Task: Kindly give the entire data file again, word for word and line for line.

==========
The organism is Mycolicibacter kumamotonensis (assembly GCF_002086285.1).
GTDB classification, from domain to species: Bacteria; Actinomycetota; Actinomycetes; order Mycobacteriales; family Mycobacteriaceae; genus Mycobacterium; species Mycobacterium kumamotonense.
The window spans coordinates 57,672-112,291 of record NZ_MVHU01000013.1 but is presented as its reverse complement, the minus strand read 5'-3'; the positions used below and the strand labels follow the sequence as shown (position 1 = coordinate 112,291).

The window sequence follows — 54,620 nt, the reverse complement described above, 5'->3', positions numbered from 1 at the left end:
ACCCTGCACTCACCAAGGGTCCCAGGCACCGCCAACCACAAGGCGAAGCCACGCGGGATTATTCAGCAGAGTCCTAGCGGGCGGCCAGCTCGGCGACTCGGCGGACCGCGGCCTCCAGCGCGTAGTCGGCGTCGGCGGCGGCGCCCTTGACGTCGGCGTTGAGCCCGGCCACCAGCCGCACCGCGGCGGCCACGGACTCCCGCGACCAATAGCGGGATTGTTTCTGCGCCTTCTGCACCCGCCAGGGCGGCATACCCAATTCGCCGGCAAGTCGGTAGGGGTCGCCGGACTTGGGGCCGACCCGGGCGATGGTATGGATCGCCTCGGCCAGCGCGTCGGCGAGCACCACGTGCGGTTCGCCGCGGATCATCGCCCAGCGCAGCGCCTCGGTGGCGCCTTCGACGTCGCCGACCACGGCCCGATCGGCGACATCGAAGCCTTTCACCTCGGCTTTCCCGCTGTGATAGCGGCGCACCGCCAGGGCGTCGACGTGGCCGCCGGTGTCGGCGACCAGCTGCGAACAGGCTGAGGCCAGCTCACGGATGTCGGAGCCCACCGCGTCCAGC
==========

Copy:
The organism is Mycolicibacter kumamotonensis (assembly GCF_002086285.1).
GTDB classification, from domain to species: Bacteria; Actinomycetota; Actinomycetes; order Mycobacteriales; family Mycobacteriaceae; genus Mycobacterium; species Mycobacterium kumamotonense.
The window spans coordinates 57,672-112,291 of record NZ_MVHU01000013.1 but is presented as its reverse complement, the minus strand read 5'-3'; the positions used below and the strand labels follow the sequence as shown (position 1 = coordinate 112,291).

The window sequence follows — 54,620 nt, the reverse complement described above, 5'->3', positions numbered from 1 at the left end:
ACCCTGCACTCACCAAGGGTCCCAGGCACCGCCAACCACAAGGCGAAGCCACGCGGGATTATTCAGCAGAGTCCTAGCGGGCGGCCAGCTCGGCGACTCGGCGGACCGCGGCCTCCAGCGCGTAGTCGGCGTCGGCGGCGGCGCCCTTGACGTCGGCGTTGAGCCCGGCCACCAGCCGCACCGCGGCGGCCACGGACTCCCGCGACCAATAGCGGGATTGTTTCTGCGCCTTCTGCACCCGCCAGGGCGGCATACCCAATTCGCCGGCAAGTCGGTAGGGGTCGCCGGACTTGGGGCCGACCCGGGCGATGGTATGGATCGCCTCGGCCAGCGCGTCGGCGAGCACCACGTGCGGTTCGCCGCGGATCATCGCCCAGCGCAGCGCCTCGGTGGCGCCTTCGACGTCGCCGACCACGGCCCGATCGGCGACATCGAAGCCTTTCACCTCGGCTTTCCCGCTGTGATAGCGGCGCACCGCCAGGGCGTCGACGTGGCCGCCGGTGTCGGCGACCAGCTGCGAACAGGCTGAGGCCAGCTCACGGATGTCGGAGCCCACCGCGTCCAGC